Boring teams, lousy quarterbacks, and namby-pamby rules are making the National Football League unwatchable.
Why did you make us walk in front, namby-pamby so, Papa dear?
Any workman in the school of namby-pamby could have kept their purity.
He witnessed a performance—not too namby-pamby—of Punch and Judy.
She was very beautiful in her soft, foolish, namby-pamby, blue-eyed way.
Was this the cousin whom she had considered a sort of namby-pamby, goody-goody girl who would be easily controlled?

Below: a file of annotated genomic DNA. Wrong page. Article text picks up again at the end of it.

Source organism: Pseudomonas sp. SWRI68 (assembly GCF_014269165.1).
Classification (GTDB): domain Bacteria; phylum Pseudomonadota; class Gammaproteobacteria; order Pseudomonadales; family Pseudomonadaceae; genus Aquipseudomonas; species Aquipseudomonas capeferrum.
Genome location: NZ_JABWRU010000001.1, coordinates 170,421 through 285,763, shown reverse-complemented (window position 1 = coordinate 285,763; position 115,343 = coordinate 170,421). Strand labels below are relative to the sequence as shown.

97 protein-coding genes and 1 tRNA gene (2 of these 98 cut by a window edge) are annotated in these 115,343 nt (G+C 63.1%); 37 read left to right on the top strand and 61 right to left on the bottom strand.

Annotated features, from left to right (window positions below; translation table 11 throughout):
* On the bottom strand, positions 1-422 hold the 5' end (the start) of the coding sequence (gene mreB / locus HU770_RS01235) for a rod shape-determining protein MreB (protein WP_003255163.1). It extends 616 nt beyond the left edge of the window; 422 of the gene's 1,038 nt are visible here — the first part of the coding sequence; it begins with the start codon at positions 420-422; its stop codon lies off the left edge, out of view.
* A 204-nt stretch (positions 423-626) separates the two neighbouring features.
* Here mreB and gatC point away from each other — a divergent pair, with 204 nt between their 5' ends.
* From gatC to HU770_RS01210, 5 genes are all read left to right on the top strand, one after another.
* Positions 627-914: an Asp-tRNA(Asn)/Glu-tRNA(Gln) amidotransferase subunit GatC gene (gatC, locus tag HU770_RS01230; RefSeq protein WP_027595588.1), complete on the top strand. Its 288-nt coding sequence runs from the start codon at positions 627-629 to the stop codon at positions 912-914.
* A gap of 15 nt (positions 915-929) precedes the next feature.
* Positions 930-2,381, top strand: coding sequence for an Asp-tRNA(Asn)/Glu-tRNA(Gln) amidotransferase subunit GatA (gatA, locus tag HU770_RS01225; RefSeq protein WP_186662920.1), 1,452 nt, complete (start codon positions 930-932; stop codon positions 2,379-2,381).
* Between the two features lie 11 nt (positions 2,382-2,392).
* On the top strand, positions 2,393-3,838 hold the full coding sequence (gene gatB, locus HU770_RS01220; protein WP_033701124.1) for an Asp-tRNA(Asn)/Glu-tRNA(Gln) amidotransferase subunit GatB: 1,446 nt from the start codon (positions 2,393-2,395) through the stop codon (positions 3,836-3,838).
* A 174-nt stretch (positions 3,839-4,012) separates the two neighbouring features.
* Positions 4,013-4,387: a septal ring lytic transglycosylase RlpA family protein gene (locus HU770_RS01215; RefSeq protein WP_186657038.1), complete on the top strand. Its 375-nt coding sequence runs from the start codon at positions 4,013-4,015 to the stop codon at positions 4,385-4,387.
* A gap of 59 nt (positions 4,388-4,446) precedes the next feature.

Ruth Fielding was not namby-pamby, although she was far from quarrelsome.
These children were not accustomed to say papa and mamma; their mother would allow no such "namby-pamby."
She was not at all weak or namby-pamby, but she was a universal peace-maker.
Its composition is in the namby-pamby taste of Pleyels time, and will never suit the taste of the present day.
"weakly sentimental, insipidly pretty," 1745, from satiric nickname of English poet Ambrose Philips (1674-1749) mocking his sentimental pastorals addressed to infant members of the nobility. Used first in 1726 in a farce credited to Carey. Related: Namby-pambical.